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The Audit Trail in Total Office Manager will keep a record of all the changes made to transactions.


The audit trail function must be turned on, before it is applicable. Use the Audit Trail function to keep track of things like who used the add, edit, and delete features (this will eliminate, “it wasn’t me”) from your system. Track everyone who Logs IN and Logs OUT of Total Office Manager by date, time and the functions they accessed. It also allows you to gauge how much work your bookkeeper and other co-workers are getting done over a given time frame.

Note: For security reasons, the Audit Trail can never be turned off.

Form Access

  • From the main menu, click Company | Audit Trail.

Audit Trail File Path
Audit Trail File Path

Column Definitions

Sample Audit Trail
Sample Audit Trail
  • Date – Displays the date of the listed event.
  • Time – Displays the date of the listed event..
  • Action – Briefly describes what action took place (ie: Add, Delete, Edit, Log In /Log out).
  • User – Displays the name of the person who made a change to a record and/or transaction.
  • Record – Indicates exactly which record and/or transaction had an action performed.  This may be a number (like an invoice number) or a reference to a form or report.
  • Form – Indicates the type of form in which the transaction took place (ie: Payroll, Banking, Vendors, Customers).
  • Total Office Manager Version – The version number of Total Office Manager in use during a particular audit trail entry.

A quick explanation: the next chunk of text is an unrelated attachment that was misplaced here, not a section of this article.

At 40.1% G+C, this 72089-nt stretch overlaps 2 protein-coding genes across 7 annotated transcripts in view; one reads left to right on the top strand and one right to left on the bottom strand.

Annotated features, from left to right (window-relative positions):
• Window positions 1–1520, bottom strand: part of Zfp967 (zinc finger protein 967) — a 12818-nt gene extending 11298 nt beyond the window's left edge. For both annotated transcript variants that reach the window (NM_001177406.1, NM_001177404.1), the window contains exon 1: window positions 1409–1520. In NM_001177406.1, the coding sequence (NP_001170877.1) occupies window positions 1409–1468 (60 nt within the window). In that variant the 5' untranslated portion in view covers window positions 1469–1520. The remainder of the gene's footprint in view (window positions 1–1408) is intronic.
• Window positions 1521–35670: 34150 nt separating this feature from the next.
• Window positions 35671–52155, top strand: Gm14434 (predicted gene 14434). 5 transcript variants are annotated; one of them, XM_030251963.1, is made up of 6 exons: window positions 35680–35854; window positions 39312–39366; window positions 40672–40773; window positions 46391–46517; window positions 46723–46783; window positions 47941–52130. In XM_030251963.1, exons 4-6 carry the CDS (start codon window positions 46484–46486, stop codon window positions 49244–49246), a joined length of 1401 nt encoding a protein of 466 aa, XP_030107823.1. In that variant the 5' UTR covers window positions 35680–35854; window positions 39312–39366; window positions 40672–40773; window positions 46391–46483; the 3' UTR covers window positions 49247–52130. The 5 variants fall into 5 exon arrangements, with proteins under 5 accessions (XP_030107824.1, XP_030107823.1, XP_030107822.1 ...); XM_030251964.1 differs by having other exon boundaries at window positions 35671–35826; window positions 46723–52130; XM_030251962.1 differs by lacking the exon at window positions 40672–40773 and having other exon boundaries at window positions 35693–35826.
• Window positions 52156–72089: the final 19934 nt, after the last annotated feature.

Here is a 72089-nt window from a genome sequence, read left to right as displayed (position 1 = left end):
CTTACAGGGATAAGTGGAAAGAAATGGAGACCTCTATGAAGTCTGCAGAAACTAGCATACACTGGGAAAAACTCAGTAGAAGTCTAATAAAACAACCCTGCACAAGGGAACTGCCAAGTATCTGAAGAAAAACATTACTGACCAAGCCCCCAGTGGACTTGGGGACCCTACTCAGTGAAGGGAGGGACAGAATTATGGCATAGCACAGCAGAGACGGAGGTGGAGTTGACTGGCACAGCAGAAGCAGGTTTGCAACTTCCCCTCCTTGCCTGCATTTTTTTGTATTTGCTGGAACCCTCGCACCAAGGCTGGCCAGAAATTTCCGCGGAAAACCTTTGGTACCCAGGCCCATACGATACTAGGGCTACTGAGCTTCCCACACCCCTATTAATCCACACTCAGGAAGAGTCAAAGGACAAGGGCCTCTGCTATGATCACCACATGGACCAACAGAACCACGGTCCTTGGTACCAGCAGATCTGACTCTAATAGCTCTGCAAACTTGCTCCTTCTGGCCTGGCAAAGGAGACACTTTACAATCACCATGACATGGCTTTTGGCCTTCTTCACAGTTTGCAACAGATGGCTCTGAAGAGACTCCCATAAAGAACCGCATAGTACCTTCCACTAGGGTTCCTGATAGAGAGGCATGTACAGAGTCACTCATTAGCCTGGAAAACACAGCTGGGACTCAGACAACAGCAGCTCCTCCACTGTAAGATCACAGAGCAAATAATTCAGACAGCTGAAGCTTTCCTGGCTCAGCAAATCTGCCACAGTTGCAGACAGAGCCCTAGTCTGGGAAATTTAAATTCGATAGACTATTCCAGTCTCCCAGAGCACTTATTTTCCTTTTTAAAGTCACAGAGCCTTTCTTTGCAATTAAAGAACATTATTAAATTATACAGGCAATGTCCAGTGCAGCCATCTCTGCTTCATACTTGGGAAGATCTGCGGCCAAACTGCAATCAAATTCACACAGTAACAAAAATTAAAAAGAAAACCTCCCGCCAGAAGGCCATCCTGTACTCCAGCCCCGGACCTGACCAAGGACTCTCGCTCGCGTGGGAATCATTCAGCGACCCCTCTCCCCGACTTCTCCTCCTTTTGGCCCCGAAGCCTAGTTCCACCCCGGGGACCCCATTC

• DB Version – The specific database version in use when the audit trail entry was made.  This is mainly used by our technical support specialists.
  • Computer Name – The Windows Name given for the computer.  Note: A computer user can usually change their computer name and then change it back again.  This is not really easy and generally requires a reboot.  It is possible though, to change their computer name to that of another computer on the network.
  • Details – Total Office Manager may enter special notes into this field to document a high-risk change (like changing certain accounts or historical values).  It will usually be blank.


  • For rock-solid security, no one can delete entries and it CANNNOT be turned off or otherwise deactivated.
  • Most of the important forms include a security label that indicates who created the record and when, as well as who last changed the record and when.  This label cannot be modified by any user.
  • When an employee quits, you might consider saving the last two weeks of their audit trail entries to their HR file.

Related Content

Item Update Historical Transations